نهادهای حقوقی، تمرکز مالکیت، و خرید مجدد سهام در اطراف جهان: مسیر سیگنال؟
|کد مقاله||سال انتشار||تعداد صفحات مقاله انگلیسی||ترجمه فارسی|
|15350||2013||32 صفحه PDF||سفارش دهید|
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Publisher : Elsevier - Science Direct (الزویر - ساینس دایرکت)
Journal : The International Journal of Accounting, Volume 48, Issue 4, December 2013, Pages 427–458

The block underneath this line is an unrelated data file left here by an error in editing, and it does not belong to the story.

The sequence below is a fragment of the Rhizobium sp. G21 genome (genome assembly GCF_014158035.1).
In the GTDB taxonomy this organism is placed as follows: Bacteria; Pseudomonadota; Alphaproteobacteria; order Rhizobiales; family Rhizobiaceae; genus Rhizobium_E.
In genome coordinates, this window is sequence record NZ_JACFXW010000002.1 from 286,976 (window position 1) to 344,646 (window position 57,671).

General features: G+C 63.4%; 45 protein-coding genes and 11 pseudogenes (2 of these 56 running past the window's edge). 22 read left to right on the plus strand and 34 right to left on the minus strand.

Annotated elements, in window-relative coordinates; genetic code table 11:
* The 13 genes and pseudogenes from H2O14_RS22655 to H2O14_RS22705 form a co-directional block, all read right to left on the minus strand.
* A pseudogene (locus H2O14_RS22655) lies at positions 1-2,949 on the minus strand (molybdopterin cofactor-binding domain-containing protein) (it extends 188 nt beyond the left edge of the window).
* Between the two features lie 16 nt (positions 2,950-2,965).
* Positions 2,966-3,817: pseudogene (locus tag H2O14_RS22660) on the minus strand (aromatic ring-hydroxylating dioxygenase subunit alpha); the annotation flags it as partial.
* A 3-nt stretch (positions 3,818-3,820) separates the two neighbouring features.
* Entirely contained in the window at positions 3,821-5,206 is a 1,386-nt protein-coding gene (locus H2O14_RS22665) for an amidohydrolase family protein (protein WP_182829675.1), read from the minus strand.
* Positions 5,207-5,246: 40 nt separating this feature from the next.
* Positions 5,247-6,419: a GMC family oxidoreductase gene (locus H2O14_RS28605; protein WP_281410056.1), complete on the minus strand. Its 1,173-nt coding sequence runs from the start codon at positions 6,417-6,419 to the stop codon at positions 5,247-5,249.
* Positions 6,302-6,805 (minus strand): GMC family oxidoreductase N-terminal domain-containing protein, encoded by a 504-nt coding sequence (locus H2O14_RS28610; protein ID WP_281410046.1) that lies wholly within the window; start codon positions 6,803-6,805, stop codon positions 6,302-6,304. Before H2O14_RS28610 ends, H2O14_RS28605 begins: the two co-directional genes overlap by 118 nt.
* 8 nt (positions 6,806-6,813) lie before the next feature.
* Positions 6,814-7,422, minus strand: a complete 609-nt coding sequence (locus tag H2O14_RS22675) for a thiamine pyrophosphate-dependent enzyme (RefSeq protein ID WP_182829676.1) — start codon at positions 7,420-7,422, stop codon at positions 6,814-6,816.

One of the central puzzles of signaling theory is how to assess signal quality, in particular the potential for signal mimicking. Our study provides evidence of signal mimicking in the context of stock repurchases. Employing an ex-ante proxy for the likelihood of mimicking stock repurchases and data on open market stock repurchases from 30 countries, we find that long-term operating and market performance following stock repurchases improve less for suspected mimicking firms. This finding contradicts the conventional characterization that managers use stock repurchases to signal undervaluation and enhanced future performance. We find that mimicking firms have smaller capital investments, need greater external financing, buy back fewer shares, and issue more new shares (and/or resell more treasury shares) in the year of the repurchase. Our analysis further shows that mimicking is more likely in countries with weak investor protections and in firms with higher ownership concentration. Further, mimicking associated with concentrated ownership is mitigated in countries with stronger investor protections and by the adoption of International Financial Reporting Standards (IFRS). Altogether, our findings provide evidence of signal mimicking in stock repurchases in international data that is influenced by market, ownership, legal, and financial reporting characteristics of countries.